John Strausbaugh

New York Press
July 2002, Volume 15, Issue 32

"In and around the lake, marmots come out of the sky and they stand there..." A friend of mine thought that’s what Yes was singing, well into his adult years. For months I thought the refrain to "Doo Wop (That Thing)" was "Cathleen." That seemed so sweet, Lauryn Hill singing an ode to a nice Irish-Catholic girlfriend of hers, that when I learned the real words the song’s appeal was greatly diminished for me.

That’s the thing about misheard lyrics: besides being so funny, they can be weirdly more right than the right lyrics. I love the image of those marmots dropping out of the sky and then standing around. Beats the hell out of the original’s mushy symbolism.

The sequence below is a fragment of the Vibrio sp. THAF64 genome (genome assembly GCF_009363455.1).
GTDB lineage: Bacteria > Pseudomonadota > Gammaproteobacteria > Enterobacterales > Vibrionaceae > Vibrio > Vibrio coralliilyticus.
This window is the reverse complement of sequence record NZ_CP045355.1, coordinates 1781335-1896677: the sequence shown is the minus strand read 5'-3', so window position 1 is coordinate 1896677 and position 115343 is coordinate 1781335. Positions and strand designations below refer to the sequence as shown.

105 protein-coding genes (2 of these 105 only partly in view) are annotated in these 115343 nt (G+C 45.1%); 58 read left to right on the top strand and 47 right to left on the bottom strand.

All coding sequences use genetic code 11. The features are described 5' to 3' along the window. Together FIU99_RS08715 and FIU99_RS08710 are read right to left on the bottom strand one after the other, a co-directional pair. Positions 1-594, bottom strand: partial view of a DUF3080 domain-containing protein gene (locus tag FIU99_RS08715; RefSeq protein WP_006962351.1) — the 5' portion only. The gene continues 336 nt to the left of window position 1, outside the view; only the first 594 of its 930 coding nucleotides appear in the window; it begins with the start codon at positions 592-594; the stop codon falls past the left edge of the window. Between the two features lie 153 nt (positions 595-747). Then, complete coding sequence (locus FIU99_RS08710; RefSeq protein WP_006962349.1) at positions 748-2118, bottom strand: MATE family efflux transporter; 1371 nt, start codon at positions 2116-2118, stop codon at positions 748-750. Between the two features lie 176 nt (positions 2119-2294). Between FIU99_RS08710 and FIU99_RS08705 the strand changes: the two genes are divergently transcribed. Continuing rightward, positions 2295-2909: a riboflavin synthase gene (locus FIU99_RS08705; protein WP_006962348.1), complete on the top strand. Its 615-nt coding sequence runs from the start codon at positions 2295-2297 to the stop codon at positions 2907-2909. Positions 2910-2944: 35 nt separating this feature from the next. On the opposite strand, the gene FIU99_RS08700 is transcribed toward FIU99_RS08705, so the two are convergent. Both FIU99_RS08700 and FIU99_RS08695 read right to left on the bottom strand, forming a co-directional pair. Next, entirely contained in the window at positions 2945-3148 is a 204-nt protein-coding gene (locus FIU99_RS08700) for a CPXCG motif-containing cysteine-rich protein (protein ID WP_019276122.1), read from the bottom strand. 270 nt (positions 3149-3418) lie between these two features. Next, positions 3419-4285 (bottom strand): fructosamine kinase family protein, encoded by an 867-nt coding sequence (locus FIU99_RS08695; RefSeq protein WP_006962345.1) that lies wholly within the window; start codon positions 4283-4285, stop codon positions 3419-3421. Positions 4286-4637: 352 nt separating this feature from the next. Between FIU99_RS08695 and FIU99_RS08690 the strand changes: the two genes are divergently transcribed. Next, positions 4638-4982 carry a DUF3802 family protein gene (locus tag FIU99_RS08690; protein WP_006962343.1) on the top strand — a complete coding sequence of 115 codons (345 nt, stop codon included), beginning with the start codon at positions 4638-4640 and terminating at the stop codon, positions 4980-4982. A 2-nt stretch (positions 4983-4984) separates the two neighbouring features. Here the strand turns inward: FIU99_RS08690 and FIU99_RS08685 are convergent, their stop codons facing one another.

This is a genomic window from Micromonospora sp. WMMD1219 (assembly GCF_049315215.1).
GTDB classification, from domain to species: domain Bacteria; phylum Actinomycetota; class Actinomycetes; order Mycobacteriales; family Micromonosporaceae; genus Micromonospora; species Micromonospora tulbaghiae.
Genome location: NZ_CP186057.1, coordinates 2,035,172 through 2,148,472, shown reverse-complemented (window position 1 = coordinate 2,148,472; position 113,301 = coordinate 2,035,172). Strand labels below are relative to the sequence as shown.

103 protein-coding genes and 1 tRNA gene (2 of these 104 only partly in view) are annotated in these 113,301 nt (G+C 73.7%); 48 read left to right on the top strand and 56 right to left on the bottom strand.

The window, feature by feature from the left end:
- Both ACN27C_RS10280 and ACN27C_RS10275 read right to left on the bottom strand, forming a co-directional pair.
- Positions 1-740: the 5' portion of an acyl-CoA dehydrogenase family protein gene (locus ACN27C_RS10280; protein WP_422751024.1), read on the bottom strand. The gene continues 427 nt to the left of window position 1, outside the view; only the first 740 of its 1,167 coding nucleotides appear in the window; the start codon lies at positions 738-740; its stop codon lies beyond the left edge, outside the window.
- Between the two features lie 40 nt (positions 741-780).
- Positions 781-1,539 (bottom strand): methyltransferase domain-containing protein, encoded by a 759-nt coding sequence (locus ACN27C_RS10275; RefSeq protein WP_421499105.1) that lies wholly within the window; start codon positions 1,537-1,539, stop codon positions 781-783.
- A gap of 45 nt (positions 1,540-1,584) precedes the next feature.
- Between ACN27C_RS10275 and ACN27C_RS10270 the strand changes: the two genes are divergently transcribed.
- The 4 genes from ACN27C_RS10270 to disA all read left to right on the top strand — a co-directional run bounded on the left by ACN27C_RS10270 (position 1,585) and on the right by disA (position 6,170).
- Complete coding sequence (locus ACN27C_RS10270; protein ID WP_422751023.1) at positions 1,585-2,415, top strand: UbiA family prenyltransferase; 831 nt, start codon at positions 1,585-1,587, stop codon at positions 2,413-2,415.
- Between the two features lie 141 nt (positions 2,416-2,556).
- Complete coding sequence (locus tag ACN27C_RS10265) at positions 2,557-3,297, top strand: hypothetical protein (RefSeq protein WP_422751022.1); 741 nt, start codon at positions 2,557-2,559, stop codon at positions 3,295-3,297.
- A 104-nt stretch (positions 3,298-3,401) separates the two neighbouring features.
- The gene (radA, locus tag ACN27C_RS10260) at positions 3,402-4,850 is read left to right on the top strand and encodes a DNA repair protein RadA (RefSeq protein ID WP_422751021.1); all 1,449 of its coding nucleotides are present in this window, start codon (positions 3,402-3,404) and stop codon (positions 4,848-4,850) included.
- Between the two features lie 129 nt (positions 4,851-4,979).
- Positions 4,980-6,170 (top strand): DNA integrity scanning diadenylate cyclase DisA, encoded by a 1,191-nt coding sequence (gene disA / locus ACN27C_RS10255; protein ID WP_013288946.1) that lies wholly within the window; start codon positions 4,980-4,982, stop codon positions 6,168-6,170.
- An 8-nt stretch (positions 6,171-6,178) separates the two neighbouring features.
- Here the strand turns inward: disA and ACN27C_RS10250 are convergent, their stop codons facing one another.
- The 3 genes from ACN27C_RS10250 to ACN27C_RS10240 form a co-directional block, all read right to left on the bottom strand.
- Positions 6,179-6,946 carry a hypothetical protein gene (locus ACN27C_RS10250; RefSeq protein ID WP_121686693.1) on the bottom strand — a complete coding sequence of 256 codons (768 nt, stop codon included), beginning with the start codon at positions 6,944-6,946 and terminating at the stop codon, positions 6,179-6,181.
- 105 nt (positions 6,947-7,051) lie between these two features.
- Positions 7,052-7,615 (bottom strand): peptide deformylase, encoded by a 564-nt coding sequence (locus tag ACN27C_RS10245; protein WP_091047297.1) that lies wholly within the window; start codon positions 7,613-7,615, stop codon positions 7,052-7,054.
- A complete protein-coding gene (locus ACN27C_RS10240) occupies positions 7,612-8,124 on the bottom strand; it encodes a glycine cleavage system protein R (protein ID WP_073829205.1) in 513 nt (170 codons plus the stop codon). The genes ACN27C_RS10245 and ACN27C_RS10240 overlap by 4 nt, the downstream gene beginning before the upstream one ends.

New York Press contributor and WFMU DJ Kenneth Goldsmith has put out a new little book that weds his musical interests with his mania for oddball lists (in previous books he’s listed every word he said in a week, every gesture he made in a day, etc.). Head Citations (The Figures, 88 pages, $10) lists 800 misheard lyrics he culled from various sources. He readily admits this has been done before in books like He’s Got the Whole World in His Pants and When a Man Loves a Walnut, as well as on websites like and Still, it’s great to have so many funny lines in one handy pocket-size book you can take into the subway or whip out when your stoner friends come over. Here are a few samples:

"Oh, we are sailing, yes, give Jesus pants."

"No one knows what it’s like to be the fat man."

"Doughnuts make my brown eyes blue."

"Gimme the Beach Boys and free my soul."

"Like a Ken Doll in the wind."

"Hey you, get off of my cow."

"I fight with Dorothy, and Dorothy always wins."

"Hold me closer, Tony Danza."

"You can’t always get a Chihuahua."

"Pulling muscles with Michelle."

And, of course, "She’s giving me head citations."


(Available only through Small Press Distribution,

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